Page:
Call for Essays: Women and the Art and Science of Collecting: Eighteenth-Century Collecting Beyond Europe

Women and the Art and Science of Collecting: Eighteenth-Century Collecting Beyond Europe
Edited by Dr. Arlene Leis and Dr. Kacie Wills
Abstracts due by 1 July 2020, with case studies due by 31 October 2020 and longer essays due 1 December 2020

We are inviting chapter abstracts for a collection of essays designed for academics, specialists, and enthusiasts interested in the interrelations between art and science in women’s collections and collecting practices beyond Europe in the long 18th century. This volume will follow our forthcoming compendium on the topic entitled, Women and the Art and Science of Collecting in Eighteenth-Century Europe, published by Routledge. This book recovers women’s histories through numerous interdisciplinary discourses pertaining to the subject of collecting, and it examines their interests, methodologies, and practices in relation to cultures of art and science.

In the second volume, we continue this discussion and consider women’s relationships to collecting of European and non-European objects, gathered, exchanged, and displayed within colonies and with indigenous cultures beyond Europe. Responding to ideas about indigenous collecting raised by Nicholas Thomas, Jennifer Newell, Greg Dening, Anne D’Alleva, Adriana Craciun, Mary Terrall, and others, we also aim to consider intercultural exchanges and collections of objects relatively unknown to Europeans. European collecting often traces its roots to biblical mythologies, such as the stories of Adam (naming and owning) and Noah (rescuing and preserving). What are the histories of collecting beyond Europe? And in what ways did women actively participate in or challenge those stories?

We hope to explore a diverse range of theoretical contexts, such as art historical, material culture, feminist, social, performance, gender, colonial, archival, and literary. We welcome essays that take a material culture approach and are particularly keen on research that makes use of new archival resources. We encourage interdisciplinary perspectives and are especially interested in essays that reveal the way in which women’s collections outside of Europe participated in cultures of art and science.

The compendium will consist of around ten essays of 6,000–6,500 words (with footnotes), each with up to four illustrations. In addition to these more traditional essays, we are looking for shorter (circa 1,000 words) case studies on material objects of interest from the period. The subject of women’s collections and art and science is also central to these smaller contributions, and each will include one illustration.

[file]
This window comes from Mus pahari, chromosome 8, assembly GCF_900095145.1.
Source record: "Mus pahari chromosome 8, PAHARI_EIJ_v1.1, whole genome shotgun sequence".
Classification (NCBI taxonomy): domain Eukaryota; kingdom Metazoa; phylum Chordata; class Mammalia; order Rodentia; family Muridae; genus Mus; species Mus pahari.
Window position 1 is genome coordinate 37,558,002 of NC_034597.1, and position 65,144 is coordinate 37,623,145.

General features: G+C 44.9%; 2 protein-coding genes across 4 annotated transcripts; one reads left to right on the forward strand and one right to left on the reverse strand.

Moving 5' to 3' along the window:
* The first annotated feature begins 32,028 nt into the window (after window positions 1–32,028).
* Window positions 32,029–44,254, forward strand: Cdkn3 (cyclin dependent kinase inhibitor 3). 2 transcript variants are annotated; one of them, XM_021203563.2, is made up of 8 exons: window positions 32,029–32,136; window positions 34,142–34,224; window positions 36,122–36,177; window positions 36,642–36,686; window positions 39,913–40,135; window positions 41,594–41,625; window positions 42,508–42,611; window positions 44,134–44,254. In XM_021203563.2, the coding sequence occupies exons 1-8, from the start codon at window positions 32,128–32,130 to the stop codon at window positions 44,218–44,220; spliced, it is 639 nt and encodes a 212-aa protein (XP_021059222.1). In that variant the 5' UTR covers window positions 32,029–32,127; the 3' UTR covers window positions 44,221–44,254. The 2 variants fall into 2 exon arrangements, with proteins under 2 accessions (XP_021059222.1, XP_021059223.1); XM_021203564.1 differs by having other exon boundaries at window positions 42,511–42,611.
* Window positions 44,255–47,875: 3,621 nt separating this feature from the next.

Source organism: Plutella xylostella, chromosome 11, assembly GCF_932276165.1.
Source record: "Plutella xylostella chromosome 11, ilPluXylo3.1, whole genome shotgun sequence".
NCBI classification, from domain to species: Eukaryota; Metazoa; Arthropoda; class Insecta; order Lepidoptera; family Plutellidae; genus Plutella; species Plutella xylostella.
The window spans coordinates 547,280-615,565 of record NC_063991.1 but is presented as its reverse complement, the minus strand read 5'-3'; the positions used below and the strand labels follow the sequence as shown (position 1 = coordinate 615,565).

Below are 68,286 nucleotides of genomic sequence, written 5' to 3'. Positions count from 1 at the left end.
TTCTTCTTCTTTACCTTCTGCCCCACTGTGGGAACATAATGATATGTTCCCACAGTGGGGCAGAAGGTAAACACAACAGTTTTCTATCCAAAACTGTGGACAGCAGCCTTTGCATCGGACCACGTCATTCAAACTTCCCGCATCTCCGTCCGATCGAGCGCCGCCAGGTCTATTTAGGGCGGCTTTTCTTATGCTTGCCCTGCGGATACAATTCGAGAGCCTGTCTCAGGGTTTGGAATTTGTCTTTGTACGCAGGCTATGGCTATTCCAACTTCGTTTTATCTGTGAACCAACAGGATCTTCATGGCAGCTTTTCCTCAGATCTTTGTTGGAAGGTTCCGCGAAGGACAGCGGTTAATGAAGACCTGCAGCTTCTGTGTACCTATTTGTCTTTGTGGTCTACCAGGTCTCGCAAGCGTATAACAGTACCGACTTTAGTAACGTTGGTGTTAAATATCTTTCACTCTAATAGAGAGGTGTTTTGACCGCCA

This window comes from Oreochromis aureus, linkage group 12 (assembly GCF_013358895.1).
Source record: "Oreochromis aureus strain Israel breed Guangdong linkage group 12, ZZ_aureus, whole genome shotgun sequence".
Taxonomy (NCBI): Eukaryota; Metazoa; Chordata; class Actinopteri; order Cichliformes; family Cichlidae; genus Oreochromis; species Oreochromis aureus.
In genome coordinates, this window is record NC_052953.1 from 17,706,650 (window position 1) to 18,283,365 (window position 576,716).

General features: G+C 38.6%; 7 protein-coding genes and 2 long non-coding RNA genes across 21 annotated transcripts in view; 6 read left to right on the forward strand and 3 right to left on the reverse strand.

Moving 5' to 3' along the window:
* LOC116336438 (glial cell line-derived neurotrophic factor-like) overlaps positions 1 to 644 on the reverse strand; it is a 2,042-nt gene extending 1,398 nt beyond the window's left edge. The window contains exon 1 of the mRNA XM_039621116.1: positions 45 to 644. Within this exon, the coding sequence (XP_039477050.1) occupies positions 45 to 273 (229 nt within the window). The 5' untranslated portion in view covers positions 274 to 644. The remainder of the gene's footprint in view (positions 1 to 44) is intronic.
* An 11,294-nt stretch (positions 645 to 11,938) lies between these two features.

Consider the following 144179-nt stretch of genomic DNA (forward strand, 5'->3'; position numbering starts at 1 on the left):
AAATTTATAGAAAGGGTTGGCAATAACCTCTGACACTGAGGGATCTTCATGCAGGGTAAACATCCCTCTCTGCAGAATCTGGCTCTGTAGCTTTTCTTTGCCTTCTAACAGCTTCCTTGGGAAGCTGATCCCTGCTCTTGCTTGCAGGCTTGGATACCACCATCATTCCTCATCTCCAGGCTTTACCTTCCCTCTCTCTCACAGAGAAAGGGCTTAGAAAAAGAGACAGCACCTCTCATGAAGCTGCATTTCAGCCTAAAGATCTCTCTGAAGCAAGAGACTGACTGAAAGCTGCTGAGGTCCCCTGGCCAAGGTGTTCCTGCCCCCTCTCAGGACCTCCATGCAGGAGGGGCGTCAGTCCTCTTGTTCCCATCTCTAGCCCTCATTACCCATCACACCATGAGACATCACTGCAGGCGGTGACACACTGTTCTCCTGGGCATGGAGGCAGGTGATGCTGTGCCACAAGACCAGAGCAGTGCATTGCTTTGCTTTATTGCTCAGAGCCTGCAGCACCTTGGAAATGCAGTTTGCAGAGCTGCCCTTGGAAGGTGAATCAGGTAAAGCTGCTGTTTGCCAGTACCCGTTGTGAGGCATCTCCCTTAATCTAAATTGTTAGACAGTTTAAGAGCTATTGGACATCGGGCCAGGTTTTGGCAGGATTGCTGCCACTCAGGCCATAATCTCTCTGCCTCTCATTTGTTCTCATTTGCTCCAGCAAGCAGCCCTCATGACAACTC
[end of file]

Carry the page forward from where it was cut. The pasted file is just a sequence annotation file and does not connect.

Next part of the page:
We aim to address the following topics and questions:
• The practice of collecting as cultural construct
• Decolonizing collecting
• What motivated women to collect in places outside of Europe? What were they collecting? How were women’s collections beyond Europe similar or different to their European counterparts?
• Women’s travel, immigration, exploration and the mobility of objects
• Collaborations
• Classification, taxonomies and methodologies of collecting outside of Europe
• Religious collections
• Display
• Collecting for power and status
• Preservation, creation and learning
• The aesthetics of collecting beyond Europe
• Women’s exchanges/interactions with indigenous populations
• Collections formed as a means of making sense of the world

All inquiries should be addressed to Arlene Leis, aleis914@gmail.com or Kacie Wills, kacie.wills@gmail.com
. Essay abstracts of 500 words and 300 word abstracts for smaller case studies are due July 1, 2020 and should be sent along with a short bio to: kacie.wills@gmail.com and aleis914@gmail.com. Finished case studies will be due October 31, 2020, and long essays will be due December 1, 2020.

Invitation to Participate in Research on Accessing Digital Libraries and Evaluating Accessibility and Usability Guidelines

A research team comprising blind and sighted scholars at the University of Wisconsin-Milwaukee is developing design guidelines to improve the accessibility and usability of digital libraries (DLs) for users who are blind or visually impaired.

At this stage, digital library developers with at least three years experience are invited to complete an electronic survey and participate in an online asynchronous focus group discussion. For the survey, you will be asked to assess how well a selected DL complies with the refined guidelines and provide associated rationales. For the focus group discussion, you will provide additional suggestions to improve the guidelines in terms of definition, factors, guideline or design recommendation, rationale and objective, techniques and methods, features, and examples. Participation may take 6-8 hours. Upon completion of the study, you will receive a $200 gift card as a token of appreciation.